“We need constantly to contemplate the mystery of mercy. It is a wellspring of joy, serenity, and peace. Our salvation depends on it. Mercy: the word reveals the very mystery of the Most Holy Trinity. Mercy: the ultimate and supreme act by which God comes to meet us. Mercy: the fundamental law that dwells in the heart of every person who looks sincerely into the eyes of his brothers and sisters on the path of life. Mercy: the bridge that connects God and man, opening our hearts to the hope of being loved forever despite our sinfulness.” -Pope Francis, Bull Misericordiae Vultus, 2
1. What are the works of mercy?
It is my burning desire that, during this Jubilee, the Christian people may reflect on the corporal and spiritual works of mercy. It will be a way to reawaken our conscience, too often grown dull in the face of poverty. And let us enter more deeply into the heart of the Gospel where the poor have a special experience of God’s mercy. Jesus introduces us to these works of mercy in his preaching so that we can know whether or not we are living as his disciples. Let us rediscover these corporal works of mercy: to feed the hungry, give drink to the thirsty, clothe the naked, welcome the stranger, heal the sick, visit the imprisoned, and bury the dead. And let us not forget the spiritual works of mercy: to counsel the doubtful, instruct the ignorant, admonish sinners, comfort the afflicted, forgive offences, bear patiently those who do us ill, and pray for the living and the dead.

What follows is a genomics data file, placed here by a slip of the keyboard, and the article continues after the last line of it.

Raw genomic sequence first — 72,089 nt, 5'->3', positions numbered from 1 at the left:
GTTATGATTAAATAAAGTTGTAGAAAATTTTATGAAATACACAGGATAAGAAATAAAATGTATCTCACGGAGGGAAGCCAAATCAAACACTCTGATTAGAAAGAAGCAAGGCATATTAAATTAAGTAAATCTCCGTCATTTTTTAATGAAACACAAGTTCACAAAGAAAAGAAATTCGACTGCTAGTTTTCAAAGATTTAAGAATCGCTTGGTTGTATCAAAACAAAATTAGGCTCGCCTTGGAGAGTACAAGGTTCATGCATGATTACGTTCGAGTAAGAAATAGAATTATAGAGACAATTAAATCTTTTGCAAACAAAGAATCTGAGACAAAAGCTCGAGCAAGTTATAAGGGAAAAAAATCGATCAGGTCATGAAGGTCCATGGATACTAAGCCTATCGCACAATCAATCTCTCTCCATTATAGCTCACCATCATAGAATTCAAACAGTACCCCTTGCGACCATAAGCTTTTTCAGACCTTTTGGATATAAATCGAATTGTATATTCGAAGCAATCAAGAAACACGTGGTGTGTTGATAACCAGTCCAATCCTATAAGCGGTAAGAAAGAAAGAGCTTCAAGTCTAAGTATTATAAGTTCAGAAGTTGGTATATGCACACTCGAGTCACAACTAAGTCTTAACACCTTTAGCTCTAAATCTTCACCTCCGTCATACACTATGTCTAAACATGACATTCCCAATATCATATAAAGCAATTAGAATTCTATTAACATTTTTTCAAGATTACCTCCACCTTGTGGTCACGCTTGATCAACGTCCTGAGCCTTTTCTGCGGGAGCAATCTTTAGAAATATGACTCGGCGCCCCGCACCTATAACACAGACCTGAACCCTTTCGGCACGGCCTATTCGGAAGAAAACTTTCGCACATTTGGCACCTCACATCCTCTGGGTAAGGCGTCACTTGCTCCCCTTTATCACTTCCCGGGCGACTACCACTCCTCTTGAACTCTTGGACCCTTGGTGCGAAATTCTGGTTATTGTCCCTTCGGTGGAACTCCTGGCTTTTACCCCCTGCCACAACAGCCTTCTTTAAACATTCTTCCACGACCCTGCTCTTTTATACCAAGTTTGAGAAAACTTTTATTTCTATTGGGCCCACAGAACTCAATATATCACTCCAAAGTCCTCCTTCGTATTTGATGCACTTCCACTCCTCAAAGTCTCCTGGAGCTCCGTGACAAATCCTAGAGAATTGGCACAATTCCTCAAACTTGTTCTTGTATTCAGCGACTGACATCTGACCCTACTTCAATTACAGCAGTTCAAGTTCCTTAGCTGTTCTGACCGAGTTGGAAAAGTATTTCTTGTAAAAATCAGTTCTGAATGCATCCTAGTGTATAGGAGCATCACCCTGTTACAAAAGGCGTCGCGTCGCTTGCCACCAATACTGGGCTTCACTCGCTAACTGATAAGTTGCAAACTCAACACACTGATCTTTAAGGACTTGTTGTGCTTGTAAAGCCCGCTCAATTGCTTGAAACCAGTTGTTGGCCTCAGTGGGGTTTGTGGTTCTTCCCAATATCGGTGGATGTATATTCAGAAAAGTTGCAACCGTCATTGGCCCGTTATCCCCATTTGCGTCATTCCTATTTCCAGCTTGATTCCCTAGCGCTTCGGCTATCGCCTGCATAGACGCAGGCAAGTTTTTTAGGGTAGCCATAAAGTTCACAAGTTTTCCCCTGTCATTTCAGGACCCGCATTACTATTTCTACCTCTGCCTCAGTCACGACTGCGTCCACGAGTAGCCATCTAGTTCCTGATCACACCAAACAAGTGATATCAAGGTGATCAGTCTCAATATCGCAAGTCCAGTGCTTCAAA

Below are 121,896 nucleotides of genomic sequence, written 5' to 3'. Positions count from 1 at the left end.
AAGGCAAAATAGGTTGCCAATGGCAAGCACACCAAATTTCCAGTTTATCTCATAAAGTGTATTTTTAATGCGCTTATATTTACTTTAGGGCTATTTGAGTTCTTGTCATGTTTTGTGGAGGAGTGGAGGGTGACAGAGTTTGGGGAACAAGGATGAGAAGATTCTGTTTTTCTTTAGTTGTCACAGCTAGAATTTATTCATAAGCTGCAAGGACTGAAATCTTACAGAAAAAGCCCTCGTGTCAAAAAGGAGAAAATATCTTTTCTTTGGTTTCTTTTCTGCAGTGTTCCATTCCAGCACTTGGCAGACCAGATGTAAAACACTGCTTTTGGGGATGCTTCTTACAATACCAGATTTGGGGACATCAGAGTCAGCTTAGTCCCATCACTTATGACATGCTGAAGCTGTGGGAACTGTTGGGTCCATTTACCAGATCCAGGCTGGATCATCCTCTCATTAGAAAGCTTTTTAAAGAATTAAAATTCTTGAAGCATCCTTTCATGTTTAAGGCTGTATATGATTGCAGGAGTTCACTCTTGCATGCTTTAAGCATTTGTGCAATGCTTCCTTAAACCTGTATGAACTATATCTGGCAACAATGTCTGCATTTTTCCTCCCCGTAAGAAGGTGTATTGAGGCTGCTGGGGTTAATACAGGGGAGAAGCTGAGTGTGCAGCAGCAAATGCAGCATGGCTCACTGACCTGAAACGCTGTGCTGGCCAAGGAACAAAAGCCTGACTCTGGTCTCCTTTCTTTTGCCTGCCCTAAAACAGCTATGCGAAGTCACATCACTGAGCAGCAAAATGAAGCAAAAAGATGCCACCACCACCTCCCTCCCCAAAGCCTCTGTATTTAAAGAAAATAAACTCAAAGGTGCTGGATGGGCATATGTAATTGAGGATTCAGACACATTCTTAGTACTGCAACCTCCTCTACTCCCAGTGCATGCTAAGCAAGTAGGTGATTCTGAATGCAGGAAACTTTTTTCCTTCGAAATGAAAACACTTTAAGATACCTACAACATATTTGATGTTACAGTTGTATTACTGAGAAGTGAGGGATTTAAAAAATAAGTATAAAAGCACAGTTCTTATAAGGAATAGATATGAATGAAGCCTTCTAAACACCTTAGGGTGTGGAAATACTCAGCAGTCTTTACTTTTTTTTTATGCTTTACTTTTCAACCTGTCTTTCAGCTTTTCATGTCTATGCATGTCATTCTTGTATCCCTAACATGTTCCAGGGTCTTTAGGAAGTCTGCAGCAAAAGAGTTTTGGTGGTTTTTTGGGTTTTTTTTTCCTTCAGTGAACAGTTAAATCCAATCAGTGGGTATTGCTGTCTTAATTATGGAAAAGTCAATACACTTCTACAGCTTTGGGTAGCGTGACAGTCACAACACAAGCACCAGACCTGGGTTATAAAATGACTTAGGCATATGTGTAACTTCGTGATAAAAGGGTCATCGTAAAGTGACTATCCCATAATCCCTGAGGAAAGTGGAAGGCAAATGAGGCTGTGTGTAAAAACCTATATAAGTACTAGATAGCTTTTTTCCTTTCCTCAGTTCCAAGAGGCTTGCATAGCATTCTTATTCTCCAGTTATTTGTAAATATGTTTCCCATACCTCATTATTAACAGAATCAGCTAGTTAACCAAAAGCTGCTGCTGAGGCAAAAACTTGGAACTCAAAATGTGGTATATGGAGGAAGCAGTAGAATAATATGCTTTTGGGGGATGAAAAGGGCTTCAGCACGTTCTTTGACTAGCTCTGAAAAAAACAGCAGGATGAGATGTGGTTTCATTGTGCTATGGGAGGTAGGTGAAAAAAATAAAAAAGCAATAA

Mercy is more than simply being compassionate. Mercy is the overflow of charity, which brings with it also an overflow of justice. Mercy means keeping one’s heart totally alive, throbbing in a way that is both human and divine, with a love that is strong, self-sacrificing and generous. Here is what St Paul has to say about charity in his hymn to this virtue, “Charity is patient, is kind; charity feels no envy; charity is never perverse or proud, never insolent; does not claim its rights, cannot be provoked, does not brood over an injury; takes no pleasure in wrong-doing, but rejoices at the victory of truth; sustains, believes, hopes, endures, to the last” (I Cor 13: 4-7).